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strawberrygm

Celiac Disease And Swine Flu

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Several of my daughter's friends were diagnosed with H1N1. One ended up in the emergency room. The others recovered very quickly (as did my daughter who exhibited the same symptoms....which lasted the better part of ONE day). The one who needed emergency care was the only one who received a seasonal flu vaccine just 1 week before coming down with the virus. I found that interesting in light of the anomaly of the study in Canada suggesting seasonal flu vaccine could make individuals more susceptible to H1N1. I believe that study was "debunked"....but it was interesting nonetheless. All recovered well.

All in all, this illness was milder than most in our case. We hit the sambucus, probiotics and Vitamin D3 pretty hard. Residual effects were a cough for about 4 days. Nothing major. I agree with gfp. Much of this depends on the individual's immune system health. I am shocked that my husband and I didn't catch this virus (especially in light of the fact my daughter and I shared a smoothie the day before her fever started). But then again, we'd all been on a maintenance dose of sambucus and Vitamin D3.

We no longer do the flu shots. None of us have ever been prone to getting the flu. My daughter is still living with the residual effects of a flu vaccine given over 5 years ago. One I was strong-armed into getting for her and of course, once there was a problem, the pediatrician ran as fast as she could in the other direction. That was our family's one and only experience with the flu shot. And we won't be repeating it.

I am however a bit upset at the fact that the health department is going to be having a flu vaccine clinic at my daughter's school. They will be offering BOTH the live, attenuated and the inactivated vaccines to the school children. I have a bit of a problem with the live virus being administered in the school. I don't see how they'll be able to effectively address the viral shedding that occurs for 7-21 days after the vaccine is given. As FMcGee said, schools are hotbeds for germs. And now we're deliberately bringing a live one into this environment which could infect those who may not be able to get a vaccine, or who simply don't want one. I guess I wish they'd pick a more "controlled" enviroment in which to administer it.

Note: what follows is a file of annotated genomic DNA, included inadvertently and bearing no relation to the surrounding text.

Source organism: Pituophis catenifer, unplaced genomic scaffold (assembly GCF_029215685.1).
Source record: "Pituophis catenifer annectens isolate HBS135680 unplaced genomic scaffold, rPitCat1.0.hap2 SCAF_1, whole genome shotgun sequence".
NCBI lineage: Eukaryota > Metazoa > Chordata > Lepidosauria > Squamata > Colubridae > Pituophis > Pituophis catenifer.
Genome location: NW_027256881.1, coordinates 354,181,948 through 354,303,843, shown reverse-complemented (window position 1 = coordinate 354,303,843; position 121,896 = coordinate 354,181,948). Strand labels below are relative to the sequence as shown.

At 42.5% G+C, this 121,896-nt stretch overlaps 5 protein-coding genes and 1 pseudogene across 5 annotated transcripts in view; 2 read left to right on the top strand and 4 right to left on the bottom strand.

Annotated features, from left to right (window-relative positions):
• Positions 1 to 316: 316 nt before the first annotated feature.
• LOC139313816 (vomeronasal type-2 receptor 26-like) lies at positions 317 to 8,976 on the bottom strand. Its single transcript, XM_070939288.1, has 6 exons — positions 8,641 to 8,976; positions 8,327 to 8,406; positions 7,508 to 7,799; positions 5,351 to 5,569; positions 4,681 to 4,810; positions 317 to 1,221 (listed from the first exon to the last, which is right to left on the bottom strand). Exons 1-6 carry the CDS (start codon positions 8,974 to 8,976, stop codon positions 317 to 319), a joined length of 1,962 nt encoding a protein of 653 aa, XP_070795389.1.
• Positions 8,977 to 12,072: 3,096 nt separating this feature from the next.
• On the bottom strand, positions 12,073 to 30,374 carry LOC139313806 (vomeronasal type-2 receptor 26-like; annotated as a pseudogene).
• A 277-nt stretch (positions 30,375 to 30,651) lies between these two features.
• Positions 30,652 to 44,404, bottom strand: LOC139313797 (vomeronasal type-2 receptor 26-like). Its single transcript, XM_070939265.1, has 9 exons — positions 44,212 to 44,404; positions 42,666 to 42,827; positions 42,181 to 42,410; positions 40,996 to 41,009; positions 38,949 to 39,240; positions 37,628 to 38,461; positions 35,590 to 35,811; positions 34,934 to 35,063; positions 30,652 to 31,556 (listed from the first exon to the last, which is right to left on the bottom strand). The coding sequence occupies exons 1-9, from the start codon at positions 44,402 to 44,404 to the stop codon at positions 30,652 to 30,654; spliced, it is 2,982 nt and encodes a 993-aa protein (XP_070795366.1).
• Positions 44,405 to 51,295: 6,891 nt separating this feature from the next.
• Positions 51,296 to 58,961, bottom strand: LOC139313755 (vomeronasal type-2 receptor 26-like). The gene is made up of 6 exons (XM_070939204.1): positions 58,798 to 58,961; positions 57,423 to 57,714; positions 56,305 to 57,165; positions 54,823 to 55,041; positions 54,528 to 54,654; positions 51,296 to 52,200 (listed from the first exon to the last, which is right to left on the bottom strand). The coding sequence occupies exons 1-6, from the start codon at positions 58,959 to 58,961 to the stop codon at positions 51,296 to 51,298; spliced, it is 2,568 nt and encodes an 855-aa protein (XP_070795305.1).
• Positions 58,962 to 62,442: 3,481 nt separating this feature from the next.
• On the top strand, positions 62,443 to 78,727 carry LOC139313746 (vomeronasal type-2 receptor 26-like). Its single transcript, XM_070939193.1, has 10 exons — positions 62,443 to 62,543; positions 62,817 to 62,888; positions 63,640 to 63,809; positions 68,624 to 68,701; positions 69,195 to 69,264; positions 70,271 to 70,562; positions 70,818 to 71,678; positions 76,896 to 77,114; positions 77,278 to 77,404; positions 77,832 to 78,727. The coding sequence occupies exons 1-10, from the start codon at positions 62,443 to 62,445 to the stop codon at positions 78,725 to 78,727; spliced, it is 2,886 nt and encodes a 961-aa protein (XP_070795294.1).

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>>The topic is about whether celiac disease increases risk from swine flu. Let's stay on topic, please.

With all due respect the vaccination may be harder on those with over active immune systems.

It doesn't need to be the actual non-live flu viri ... because it could be an immune response from something else in the vaccine.

When a vaccine is hurried (as the case for H1N1) then the longer term auto immune testing is the last to be done.

I am neither saying get it or not here ... rather think about it carefully.

The fact that government sponsored health care is by definition about the overall health of the nation not individuals is relevant. The government wants to protect the health of a nation, avoid epidemics and large scale death ... and it should. This can however at times be at conflict with the health of minority groups such as celiacs.

What is certain is that not everyone reacts badly to vaccinations and that some small groups of people do react badly to some vaccinations. Some people never get flu or colds and many rarely get flu or colds.

I managed to skip chicken pox or at least was not ill beyond a low grade fever whereas my brother was almost hospitalized. My brother almost certainly got it from me....

Its not simple and the message is that what is good for the nation is not necessarily best for you.

Government funded medicare is primarily driven by what costs the least and immunization against flu is cheaper than treating it. It is not a conspiracy in any way shape or form... this is the government being (to some extent or other) careful spending your taxes...

We could argue why pay for medicare out of tax or that everyone should get free medicare ... either way it is still the responsibility of the government to ensure it is spent efficiently. (Many may feel it is not but whether it is AS efficient as it could be is not the question).

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I haven't taken it and will not take it the H1N1 vaccination.

I did however get the regular flu shot...by husband's request. This is the first year I've EVER had the flu shot. He has to since he's in the Army. I used to get bronchitis quite often, and the regular sinus infection if I wasn't on meds for it. But the past 2-some years (since going gluten free) the prevalence of sickness has been almost non-existent.

I would think if you are prone to infections and have low immunity (regardless of Celiac), then yes, but a correlation strictly between Celiac and H1N1? Nah, I wouldn't think so.

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